I can’t fault lawyers for worrying about data security. Maintaining client confidences is not only a business necessity, it is an ethical imperative for attorneys. But I still scratch my head when I talk to lawyers about offshoring IP work and they raise concerns about preserving confidentiality. “How do I know my clients’ confidential information will be protected?”
As a matter of routine business practice, large multinationals have been sending sensitive information overseas for years. Any company that has chosen to outsource back office functions to India, the Philippines or China understands that data must be encrpted and that vendors need to be properly screened for compliance with appropriate security procedures.
In sharp contrast, walk into a typical law office in the United States and you are likely to see lots of paper lying around. Attorneys and non-attorneys alike bring work home on lap tops which may or may not be secured. And anyone who thinks that Asians are less trustworthy than Americans, just open the newspaper and read about the latest corporate scandals right here in the good old U.S.A. Theft of trade secrets, embezzlement and complex swindling schemes are hardly un-American (just think of the names Enron, Madoff, and name the latest lawyer in your jurisdiction to be caught with his or her hand in the till).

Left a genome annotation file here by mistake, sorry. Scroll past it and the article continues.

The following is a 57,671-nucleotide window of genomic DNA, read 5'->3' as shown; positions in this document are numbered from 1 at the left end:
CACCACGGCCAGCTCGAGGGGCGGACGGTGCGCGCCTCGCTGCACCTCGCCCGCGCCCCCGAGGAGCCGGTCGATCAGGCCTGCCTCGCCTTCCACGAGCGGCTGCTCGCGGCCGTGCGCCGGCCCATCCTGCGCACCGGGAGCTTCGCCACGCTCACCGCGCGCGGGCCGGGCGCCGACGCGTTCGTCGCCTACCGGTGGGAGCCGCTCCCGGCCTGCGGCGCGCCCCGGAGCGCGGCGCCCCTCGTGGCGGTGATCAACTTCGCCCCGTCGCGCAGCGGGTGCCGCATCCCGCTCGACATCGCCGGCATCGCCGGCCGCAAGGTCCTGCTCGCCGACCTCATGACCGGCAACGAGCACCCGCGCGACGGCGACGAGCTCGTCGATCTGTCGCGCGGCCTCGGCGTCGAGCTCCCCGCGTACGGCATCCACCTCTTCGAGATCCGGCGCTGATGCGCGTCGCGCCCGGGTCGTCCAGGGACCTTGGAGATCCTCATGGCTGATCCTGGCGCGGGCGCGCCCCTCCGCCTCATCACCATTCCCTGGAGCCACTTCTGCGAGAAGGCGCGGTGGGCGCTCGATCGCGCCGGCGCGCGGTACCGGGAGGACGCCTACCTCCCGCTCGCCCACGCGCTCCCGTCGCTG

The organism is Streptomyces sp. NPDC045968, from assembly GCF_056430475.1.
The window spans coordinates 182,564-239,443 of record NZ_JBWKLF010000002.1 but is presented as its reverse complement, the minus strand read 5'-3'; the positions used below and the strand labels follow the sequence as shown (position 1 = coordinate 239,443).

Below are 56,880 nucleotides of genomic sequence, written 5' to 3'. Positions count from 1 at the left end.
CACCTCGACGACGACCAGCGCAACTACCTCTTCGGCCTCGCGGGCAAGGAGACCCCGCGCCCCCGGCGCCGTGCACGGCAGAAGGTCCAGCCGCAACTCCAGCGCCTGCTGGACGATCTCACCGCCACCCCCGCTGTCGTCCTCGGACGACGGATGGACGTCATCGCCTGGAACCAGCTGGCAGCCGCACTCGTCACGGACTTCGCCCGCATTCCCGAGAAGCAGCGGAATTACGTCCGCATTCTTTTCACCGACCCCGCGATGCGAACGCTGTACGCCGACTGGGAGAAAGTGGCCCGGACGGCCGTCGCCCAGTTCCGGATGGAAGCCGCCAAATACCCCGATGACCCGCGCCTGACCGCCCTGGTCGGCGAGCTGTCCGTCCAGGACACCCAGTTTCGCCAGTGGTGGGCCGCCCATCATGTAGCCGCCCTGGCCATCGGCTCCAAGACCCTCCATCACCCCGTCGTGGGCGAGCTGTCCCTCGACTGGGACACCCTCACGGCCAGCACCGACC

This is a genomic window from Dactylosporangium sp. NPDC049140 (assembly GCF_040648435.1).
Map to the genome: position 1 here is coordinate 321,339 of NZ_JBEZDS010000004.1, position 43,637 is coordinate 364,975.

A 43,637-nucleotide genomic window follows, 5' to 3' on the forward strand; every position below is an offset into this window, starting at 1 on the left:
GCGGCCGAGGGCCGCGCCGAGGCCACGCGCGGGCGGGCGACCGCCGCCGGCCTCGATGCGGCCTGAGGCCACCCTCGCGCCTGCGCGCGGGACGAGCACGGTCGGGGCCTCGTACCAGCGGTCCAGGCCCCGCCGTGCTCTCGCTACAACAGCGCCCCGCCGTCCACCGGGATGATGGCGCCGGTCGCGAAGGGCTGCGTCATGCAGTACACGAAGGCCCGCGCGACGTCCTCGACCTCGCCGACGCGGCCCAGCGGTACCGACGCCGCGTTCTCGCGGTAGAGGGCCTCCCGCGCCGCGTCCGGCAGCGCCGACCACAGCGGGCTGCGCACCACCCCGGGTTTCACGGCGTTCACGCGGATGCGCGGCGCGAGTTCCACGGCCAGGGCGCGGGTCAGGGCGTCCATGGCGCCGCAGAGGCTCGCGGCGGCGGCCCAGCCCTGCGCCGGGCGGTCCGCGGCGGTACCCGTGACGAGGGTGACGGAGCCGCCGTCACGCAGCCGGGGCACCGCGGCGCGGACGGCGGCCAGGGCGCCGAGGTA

So maybe cloud computing offers the safest place for client data to be stored. In response to concerns that the National Health Service in the U.K. was planning to start handling sensitive health information in this way, here is what one legal technology blogger had to say:
As I finalise this column, I read about the possibility of the UK Government outsourcing NHS patient records to an external provider. While some may find this alarming, I think it could be an excellent idea. We should remember how much confidential information our public servants have lost by disposing of unshredded paper documents in open garbage bags, leaving laptops on the train or having them stolen from offices or cars. One laptop with Government information mysteriously appeared for sale on Ebay recently. When information is stored in the cloud, confidential information is encrypted and held securely so that even the provider’s staff cannot access it, allaying all the panic about sensitive information getting into the wrong hands. So in this case, a remote service could well be the best option!